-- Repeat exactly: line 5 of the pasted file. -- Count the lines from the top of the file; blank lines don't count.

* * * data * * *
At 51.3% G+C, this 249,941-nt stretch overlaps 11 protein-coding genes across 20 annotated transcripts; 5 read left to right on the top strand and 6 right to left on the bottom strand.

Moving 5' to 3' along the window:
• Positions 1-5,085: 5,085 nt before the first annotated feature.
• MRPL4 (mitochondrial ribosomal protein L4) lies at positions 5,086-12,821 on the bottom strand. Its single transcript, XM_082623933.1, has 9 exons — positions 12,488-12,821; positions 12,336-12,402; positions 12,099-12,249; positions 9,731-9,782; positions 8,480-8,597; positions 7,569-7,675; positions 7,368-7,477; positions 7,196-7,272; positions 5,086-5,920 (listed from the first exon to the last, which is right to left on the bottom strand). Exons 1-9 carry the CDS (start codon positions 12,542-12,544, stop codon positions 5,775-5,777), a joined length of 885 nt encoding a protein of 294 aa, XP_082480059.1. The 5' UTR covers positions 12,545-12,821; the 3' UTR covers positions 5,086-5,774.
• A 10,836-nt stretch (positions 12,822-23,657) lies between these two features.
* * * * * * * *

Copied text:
• A 10,836-nt stretch (positions 12,822-23,657) lies between these two features.